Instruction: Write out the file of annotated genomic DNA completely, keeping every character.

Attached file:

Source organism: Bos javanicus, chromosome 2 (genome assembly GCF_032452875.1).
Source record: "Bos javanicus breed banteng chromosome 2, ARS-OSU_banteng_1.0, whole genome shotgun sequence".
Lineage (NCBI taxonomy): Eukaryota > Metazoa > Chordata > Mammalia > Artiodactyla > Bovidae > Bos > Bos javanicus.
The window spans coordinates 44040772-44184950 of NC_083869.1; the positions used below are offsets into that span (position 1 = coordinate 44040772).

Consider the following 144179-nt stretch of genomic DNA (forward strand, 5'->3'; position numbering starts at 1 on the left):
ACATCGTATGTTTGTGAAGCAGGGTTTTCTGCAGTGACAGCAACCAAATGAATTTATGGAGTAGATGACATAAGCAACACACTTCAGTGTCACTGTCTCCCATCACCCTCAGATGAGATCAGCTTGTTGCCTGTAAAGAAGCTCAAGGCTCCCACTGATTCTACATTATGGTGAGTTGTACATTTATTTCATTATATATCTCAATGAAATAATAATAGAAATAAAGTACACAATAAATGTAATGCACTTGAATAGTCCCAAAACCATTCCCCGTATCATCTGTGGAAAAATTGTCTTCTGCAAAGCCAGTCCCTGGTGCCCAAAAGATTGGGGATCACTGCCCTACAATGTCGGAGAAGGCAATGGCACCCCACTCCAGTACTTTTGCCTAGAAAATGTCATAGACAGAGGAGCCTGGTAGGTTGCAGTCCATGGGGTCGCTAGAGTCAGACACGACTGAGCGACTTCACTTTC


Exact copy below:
Source organism: Bos javanicus, chromosome 2 (genome assembly GCF_032452875.1).
Source record: "Bos javanicus breed banteng chromosome 2, ARS-OSU_banteng_1.0, whole genome shotgun sequence".
Lineage (NCBI taxonomy): Eukaryota > Metazoa > Chordata > Mammalia > Artiodactyla > Bovidae > Bos > Bos javanicus.
The window spans coordinates 44040772-44184950 of NC_083869.1; the positions used below are offsets into that span (position 1 = coordinate 44040772).

Consider the following 144179-nt stretch of genomic DNA (forward strand, 5'->3'; position numbering starts at 1 on the left):
ACATCGTATGTTTGTGAAGCAGGGTTTTCTGCAGTGACAGCAACCAAATGAATTTATGGAGTAGATGACATAAGCAACACACTTCAGTGTCACTGTCTCCCATCACCCTCAGATGAGATCAGCTTGTTGCCTGTAAAGAAGCTCAAGGCTCCCACTGATTCTACATTATGGTGAGTTGTACATTTATTTCATTATATATCTCAATGAAATAATAATAGAAATAAAGTACACAATAAATGTAATGCACTTGAATAGTCCCAAAACCATTCCCCGTATCATCTGTGGAAAAATTGTCTTCTGCAAAGCCAGTCCCTGGTGCCCAAAAGATTGGGGATCACTGCCCTACAATGTCGGAGAAGGCAATGGCACCCCACTCCAGTACTTTTGCCTAGAAAATGTCATAGACAGAGGAGCCTGGTAGGTTGCAGTCCATGGGGTCGCTAGAGTCAGACACGACTGAGCGACTTCACTTTC